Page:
Explorer Mikael Strandberg

Exploration versus Academia Part III

I think finally things are changing. 5 years ago I wrote an article about the problems between Exploration and Academia and basically I felt that the world of exploration invited academia to exchange ideas, but not the other way around. Associate professor Michael Robinson wrote an article in reply to my blog post, see here, and explained why he thought this was the case, but added basically that it would be good if we could cooperate. Suddenly, on a personal level, since my Yemen documentary started to roll around some parts of the world, and some see it as a film which might give some perspective on the situation at present in the Land Of Hud -it goes up often at film festivals with an academic undertone and the TIME honor, invitations are dropping in and some acceptance instigated. I have, for example, been invited to Oxford University and latest to London South Bank University to a sports conference about performance in extreme climates. And, if I combine my experiences from these more academic jobs and possibilities I have had, it has so far been very important to how I see the world. Mainly because there´s always somebody, either the organizer or somebody in the audience who give a new vital perspective.

I meet a lot of extremely intelligent and perspective minded people, like Nazli Aytekin, whilst enjoying the academic world
I meet a lot of extremely intelligent and perspective minded people, like Nazli Aytekin, whilst enjoying the academic world

The obstacles still there, or should I say, what I always face after either my film or lecture, is pretty much the same critique. Either I do anecdotes which I can´t prove with facts or figures (photos, film is not enough) or my films center too much on the white man exploring (ethnocentric). I buy both opinions, because they are right. However, this is what I most of the time get from the organizer after the audience (especially a younger one) have made an assessment:

Dear Mikael,

I hope you had a good stay in London and enjoyed our conference. It was great having you and after reading the conference assessment I can tell you our students were absolutely taken by your talk. I’m a little afraid some of them might take off and be explorers.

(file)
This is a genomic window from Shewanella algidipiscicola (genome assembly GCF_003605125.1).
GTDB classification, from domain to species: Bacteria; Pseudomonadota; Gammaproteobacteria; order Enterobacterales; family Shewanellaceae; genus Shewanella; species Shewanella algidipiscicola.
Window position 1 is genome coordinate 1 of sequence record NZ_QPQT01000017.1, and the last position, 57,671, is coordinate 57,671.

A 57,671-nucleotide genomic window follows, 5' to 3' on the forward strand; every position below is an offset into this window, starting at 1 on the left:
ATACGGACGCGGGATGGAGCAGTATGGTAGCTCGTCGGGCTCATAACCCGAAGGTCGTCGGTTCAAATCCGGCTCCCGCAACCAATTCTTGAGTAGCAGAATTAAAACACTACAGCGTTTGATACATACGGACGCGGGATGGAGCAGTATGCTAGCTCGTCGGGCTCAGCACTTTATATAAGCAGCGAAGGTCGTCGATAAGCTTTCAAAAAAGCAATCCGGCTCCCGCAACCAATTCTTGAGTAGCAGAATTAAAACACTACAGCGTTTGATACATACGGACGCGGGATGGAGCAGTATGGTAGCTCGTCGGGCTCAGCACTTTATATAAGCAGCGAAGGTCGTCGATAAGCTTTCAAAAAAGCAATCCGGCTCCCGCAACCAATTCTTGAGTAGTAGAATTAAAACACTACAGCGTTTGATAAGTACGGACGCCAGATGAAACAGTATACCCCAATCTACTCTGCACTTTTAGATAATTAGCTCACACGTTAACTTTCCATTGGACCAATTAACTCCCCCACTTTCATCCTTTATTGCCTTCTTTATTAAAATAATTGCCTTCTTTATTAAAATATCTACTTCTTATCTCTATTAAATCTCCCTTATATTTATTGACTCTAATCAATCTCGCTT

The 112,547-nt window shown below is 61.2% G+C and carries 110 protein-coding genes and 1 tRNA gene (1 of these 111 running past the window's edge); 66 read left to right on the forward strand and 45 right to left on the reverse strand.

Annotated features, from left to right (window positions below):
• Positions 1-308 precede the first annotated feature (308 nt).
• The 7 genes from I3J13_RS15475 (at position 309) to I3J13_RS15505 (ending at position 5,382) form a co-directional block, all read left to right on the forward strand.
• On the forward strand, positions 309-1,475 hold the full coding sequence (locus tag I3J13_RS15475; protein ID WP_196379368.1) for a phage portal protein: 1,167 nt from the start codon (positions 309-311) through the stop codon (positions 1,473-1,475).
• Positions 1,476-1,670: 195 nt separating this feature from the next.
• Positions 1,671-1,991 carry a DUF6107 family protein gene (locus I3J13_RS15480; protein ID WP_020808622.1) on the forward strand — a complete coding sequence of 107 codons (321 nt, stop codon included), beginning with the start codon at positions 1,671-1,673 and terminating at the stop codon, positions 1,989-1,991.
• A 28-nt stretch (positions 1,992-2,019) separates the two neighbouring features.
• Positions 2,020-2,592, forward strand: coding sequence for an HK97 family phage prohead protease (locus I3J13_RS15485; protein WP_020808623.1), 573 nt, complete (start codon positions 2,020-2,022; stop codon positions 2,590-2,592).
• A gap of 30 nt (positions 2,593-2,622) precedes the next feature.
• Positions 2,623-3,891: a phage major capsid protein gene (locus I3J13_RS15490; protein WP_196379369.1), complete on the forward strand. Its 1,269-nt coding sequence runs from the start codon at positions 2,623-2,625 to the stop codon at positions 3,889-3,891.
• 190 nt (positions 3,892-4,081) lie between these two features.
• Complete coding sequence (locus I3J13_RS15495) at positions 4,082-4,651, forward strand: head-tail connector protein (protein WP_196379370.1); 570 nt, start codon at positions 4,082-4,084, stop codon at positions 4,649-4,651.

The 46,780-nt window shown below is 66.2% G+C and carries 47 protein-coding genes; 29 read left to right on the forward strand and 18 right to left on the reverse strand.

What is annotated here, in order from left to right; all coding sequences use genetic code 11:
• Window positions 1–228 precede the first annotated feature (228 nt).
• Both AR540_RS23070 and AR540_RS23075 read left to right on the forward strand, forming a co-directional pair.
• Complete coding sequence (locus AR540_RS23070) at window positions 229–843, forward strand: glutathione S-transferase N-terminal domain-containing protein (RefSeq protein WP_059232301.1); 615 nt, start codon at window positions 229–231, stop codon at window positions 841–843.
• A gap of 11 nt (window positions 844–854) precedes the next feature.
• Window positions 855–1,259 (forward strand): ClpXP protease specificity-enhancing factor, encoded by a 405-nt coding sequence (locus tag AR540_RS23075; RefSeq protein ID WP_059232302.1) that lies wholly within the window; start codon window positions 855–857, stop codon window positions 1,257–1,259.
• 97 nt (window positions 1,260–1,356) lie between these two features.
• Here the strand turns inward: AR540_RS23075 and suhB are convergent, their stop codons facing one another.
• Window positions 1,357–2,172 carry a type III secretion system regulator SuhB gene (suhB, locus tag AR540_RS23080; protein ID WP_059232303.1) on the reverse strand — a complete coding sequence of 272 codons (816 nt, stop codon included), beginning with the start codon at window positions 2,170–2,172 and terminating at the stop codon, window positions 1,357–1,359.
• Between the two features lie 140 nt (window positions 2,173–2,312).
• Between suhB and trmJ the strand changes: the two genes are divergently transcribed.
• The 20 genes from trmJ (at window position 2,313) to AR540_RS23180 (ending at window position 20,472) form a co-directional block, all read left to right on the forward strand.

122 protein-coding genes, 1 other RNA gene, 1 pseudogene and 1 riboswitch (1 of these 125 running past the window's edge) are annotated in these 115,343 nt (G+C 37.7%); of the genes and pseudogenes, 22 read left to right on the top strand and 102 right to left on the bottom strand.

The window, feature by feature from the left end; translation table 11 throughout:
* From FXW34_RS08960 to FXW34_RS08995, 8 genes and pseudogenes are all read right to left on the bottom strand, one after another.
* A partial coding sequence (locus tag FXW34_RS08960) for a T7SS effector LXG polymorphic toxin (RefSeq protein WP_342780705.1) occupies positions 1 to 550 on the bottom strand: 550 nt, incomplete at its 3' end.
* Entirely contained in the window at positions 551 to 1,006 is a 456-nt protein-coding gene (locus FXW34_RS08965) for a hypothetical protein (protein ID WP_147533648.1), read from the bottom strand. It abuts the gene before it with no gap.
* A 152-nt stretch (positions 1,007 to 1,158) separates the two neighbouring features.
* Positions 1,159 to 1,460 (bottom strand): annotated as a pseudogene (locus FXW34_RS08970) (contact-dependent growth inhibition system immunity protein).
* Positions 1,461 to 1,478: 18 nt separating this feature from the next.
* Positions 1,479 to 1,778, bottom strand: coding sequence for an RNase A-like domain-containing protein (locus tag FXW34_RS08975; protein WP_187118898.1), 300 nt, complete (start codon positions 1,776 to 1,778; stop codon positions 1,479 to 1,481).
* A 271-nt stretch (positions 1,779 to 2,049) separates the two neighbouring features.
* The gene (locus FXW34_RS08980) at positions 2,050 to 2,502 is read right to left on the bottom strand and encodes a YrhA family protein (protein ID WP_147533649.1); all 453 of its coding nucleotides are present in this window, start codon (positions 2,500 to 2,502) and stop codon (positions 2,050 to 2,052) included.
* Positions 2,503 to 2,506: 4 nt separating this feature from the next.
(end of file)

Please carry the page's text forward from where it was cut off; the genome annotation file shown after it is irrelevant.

It was very nice meeting you, thank you for your availability and hopefully see you soon!

Kind regards,

Rita O.

Young people get inspired. Older people, my age, find as many faults as good things. So I have much hope for the future generations in this matter between academia and exploration!


In the world of film, nobody really asks me if I have an opinion. It is more they have an opinion and I defend.  I find it at these etnographical and anthropological film festivals, there´s a kind of up nosed behaviour if film isn´t within their thought of how an ethnographic film should be like. E.g no director in the film and then loosing out on private stories. But in the world of academia, they do ask deep and interesting questions leading to many good discussions. What do I think they even ask about them? Well, these last two times I have been invited to scientific panels and lectures where performance in extreme climates have been the topic. So I am there to give a n non-statistic performance. The interest is really high and I enjoy it. When I can, I stay and listen to the academics talking. Like in real life, some are good, some not. However, when they deal with things I know quite a bit about, like weather, extreme heat and cold, hard work at these environments, at times I find it amazing how forgotten old skills are. I remember before setting off on the big Kolyma Expedition back in 2004, we were offered to bring climate charts, we did, and we were promised updates on weather, but quickly realized when a typhoon arrived far too early, that all the locals already knew. All the animals were gone. A sign that bad things were coming. I believe in these areas of expertize, it might be wise to use the eyes and make an assessment.


I don´t want to poke fun on science, because most scientist I have met, are really knowledgeable and interesting people. And dedicated. But also very specialized, so I do believe there are ways we can cooperate. And we are beginning to. I just got a note of another interview in the morning from Lincoln University on the subject of extreme travel. All this interest have arrived after the TIME Magazine honor.


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